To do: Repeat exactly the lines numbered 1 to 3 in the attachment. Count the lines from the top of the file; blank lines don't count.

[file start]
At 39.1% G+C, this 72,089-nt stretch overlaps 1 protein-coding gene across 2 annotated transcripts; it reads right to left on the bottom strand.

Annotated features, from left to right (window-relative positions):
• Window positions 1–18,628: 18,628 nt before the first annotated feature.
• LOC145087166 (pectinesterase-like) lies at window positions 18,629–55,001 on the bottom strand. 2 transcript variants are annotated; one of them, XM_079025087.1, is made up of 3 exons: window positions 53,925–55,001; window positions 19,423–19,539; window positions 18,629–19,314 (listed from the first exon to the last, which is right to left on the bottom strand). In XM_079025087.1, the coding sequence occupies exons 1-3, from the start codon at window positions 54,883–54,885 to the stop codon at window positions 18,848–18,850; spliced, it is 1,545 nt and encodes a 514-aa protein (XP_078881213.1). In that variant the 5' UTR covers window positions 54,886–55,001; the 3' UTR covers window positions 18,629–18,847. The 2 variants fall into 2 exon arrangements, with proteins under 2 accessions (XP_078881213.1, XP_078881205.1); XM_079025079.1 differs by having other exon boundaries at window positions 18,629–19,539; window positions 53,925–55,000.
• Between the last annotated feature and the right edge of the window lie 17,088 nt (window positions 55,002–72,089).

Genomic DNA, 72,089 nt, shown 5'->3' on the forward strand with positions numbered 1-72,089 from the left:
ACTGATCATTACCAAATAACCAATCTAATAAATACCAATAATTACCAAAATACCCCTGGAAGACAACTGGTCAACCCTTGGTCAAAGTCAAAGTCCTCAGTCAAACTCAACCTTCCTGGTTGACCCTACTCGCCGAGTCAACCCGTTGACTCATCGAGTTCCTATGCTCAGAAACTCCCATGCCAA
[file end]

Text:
At 39.1% G+C, this 72,089-nt stretch overlaps 1 protein-coding gene across 2 annotated transcripts; it reads right to left on the bottom strand.

Annotated features, from left to right (window-relative positions):
• Window positions 1–18,628: 18,628 nt before the first annotated feature.